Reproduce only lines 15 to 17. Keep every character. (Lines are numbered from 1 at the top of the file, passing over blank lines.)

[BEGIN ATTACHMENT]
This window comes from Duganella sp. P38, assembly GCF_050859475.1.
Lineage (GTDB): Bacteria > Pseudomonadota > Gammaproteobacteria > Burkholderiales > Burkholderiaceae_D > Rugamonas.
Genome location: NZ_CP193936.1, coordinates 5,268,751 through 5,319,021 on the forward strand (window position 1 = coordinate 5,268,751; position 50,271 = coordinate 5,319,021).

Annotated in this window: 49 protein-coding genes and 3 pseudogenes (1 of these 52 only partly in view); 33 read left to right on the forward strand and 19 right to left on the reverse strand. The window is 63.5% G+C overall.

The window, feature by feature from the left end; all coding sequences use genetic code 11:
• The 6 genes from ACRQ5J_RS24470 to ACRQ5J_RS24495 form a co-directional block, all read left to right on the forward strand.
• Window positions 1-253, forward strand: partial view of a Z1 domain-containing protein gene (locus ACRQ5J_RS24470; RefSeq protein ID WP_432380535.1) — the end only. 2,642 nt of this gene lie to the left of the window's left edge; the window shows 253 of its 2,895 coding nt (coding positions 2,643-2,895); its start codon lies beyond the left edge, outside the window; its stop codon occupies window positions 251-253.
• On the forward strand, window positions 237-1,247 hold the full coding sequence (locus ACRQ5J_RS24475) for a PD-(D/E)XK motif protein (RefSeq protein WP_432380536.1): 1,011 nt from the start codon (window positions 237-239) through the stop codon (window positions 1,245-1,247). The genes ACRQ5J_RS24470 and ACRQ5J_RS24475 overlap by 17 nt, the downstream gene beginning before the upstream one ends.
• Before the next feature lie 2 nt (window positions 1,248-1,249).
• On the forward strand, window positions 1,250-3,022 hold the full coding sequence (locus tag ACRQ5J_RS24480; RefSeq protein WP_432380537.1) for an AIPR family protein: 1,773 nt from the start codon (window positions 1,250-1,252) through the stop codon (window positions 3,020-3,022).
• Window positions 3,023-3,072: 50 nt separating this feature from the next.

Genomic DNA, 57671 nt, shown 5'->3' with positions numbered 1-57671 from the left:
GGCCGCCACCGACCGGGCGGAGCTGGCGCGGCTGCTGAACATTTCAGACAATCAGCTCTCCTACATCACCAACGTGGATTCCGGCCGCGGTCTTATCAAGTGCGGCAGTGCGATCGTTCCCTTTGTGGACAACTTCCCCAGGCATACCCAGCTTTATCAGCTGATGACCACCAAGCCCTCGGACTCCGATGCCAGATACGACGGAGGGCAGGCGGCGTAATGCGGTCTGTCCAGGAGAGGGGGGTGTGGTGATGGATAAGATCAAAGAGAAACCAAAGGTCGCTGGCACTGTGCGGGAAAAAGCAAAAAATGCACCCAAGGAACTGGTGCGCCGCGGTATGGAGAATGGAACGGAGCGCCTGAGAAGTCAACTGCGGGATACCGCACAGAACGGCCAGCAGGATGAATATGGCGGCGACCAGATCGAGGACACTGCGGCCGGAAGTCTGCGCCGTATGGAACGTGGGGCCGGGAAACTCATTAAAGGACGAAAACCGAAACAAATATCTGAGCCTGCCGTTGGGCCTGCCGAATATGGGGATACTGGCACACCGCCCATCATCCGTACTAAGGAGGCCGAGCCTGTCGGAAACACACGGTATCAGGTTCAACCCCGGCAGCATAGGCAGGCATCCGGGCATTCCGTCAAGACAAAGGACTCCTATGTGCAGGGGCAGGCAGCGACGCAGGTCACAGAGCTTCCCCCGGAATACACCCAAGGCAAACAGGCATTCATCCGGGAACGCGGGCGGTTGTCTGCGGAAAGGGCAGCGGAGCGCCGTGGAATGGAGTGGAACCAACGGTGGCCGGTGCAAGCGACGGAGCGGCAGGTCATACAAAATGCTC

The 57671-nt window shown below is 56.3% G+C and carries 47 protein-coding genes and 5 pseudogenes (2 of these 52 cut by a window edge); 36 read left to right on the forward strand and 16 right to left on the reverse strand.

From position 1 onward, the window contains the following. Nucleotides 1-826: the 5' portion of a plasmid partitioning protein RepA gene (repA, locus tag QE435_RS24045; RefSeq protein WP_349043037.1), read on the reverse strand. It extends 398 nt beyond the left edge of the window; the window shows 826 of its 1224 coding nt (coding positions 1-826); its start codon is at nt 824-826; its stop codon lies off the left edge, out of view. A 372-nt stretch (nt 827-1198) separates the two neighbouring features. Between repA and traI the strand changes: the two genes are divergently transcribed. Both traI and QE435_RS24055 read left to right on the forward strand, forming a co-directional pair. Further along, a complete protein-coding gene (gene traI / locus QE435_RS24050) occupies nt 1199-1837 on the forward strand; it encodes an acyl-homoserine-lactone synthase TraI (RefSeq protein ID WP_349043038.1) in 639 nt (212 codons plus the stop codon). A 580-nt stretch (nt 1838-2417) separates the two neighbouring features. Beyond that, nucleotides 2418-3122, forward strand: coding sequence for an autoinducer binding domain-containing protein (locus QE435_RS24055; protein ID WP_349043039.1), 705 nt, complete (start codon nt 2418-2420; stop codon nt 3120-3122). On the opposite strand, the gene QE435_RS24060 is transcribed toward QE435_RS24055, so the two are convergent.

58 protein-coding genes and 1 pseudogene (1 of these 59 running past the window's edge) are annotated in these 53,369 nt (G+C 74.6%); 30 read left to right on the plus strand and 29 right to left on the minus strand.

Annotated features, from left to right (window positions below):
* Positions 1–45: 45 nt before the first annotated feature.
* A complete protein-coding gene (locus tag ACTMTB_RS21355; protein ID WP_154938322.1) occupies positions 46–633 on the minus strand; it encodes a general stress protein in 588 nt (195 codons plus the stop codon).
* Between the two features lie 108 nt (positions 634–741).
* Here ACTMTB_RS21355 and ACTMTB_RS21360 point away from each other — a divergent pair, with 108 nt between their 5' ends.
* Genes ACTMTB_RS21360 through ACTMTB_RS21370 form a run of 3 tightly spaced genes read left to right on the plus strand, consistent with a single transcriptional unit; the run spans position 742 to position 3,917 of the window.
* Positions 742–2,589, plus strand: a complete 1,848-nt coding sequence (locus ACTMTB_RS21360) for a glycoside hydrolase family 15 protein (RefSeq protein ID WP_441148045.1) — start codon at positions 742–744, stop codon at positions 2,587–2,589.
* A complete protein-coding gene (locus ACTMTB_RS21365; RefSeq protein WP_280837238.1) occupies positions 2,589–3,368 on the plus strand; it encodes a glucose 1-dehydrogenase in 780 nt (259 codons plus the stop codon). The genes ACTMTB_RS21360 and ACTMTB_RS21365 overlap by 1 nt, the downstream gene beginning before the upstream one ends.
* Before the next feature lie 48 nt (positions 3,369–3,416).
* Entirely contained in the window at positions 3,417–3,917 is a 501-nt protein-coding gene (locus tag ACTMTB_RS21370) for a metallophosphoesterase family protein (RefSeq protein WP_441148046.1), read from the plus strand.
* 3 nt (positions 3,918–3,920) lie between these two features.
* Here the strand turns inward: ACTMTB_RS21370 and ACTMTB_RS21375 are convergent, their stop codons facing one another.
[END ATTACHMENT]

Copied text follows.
From position 1 onward, the window contains the following. Nucleotides 1-826: the 5' portion of a plasmid partitioning protein RepA gene (repA, locus tag QE435_RS24045; RefSeq protein WP_349043037.1), read on the reverse strand. It extends 398 nt beyond the left edge of the window; the window shows 826 of its 1224 coding nt (coding positions 1-826); its start codon is at nt 824-826; its stop codon lies off the left edge, out of view. A 372-nt stretch (nt 827-1198) separates the two neighbouring features. Between repA and traI the strand changes: the two genes are divergently transcribed. Both traI and QE435_RS24055 read left to right on the forward strand, forming a co-directional pair. Further along, a complete protein-coding gene (gene traI / locus QE435_RS24050) occupies nt 1199-1837 on the forward strand; it encodes an acyl-homoserine-lactone synthase TraI (RefSeq protein ID WP_349043038.1) in 639 nt (212 codons plus the stop codon). A 580-nt stretch (nt 1838-2417) separates the two neighbouring features. Beyond that, nucleotides 2418-3122, forward strand: coding sequence for an autoinducer binding domain-containing protein (locus QE435_RS24055; protein ID WP_349043039.1), 705 nt, complete (start codon nt 2418-2420; stop codon nt 3120-3122). On the opposite strand, the gene QE435_RS24060 is transcribed toward QE435_RS24055, so the two are convergent.

58 protein-coding genes and 1 pseudogene (1 of these 59 running past the window's edge) are annotated in these 53,369 nt (G+C 74.6%); 30 read left to right on the plus strand and 29 right to left on the minus strand.

Annotated features, from left to right (window positions below):